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The day the Net became a worldwide lifeline
Contributed by: G3nu1n3, at 1/08/2005 07:18:00 PM.

Krakatoa became the world's first international disaster in 1883 when news of the volcanic eruption flashed around the globe on a newly laid network of telegraph cables. More than 120 years later, the Internet made the tsunamis in Asia an instant Global Village catastrophe — a massive event shared almost everywhere at the moment it happened. People around the world got on-the-scene reports from survivors filing text messages on cellphones. After the disaster, daily blogs carried detailed accounts of the devastation, and hospital patients sent e-mails home on laptops with wireless technology. In Sweden, mobile phone companies sent mass text messages asking cellphone holders who were alive to respond. Thai hospitals used face recognition software to allow people to upload photos of missing friends or relatives to be cross-checked against a photographic file of the injured and the dead. When a match was made, the person who uploaded the picture was notified by e-mail. The hospitals also set up a grim website labelled, “Artifacts from the deceased or missing,” with pictures of waterlogged passports, rings and close-ups of distinctive tattoos. .............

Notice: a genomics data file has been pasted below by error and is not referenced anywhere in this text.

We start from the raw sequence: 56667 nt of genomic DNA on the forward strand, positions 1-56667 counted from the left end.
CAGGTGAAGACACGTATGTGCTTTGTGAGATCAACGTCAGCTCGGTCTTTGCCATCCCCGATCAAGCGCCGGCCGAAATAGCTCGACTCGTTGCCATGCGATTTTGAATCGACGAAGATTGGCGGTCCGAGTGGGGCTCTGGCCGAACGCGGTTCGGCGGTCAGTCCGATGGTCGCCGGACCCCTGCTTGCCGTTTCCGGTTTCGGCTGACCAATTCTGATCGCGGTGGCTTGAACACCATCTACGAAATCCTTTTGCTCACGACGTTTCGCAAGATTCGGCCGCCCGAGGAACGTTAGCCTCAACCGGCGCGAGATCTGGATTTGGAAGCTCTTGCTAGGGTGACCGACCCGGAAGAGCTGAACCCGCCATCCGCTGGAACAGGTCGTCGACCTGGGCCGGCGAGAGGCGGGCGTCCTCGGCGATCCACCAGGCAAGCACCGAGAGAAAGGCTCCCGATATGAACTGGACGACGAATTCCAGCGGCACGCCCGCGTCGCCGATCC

Excellent Article @ GlobeTech

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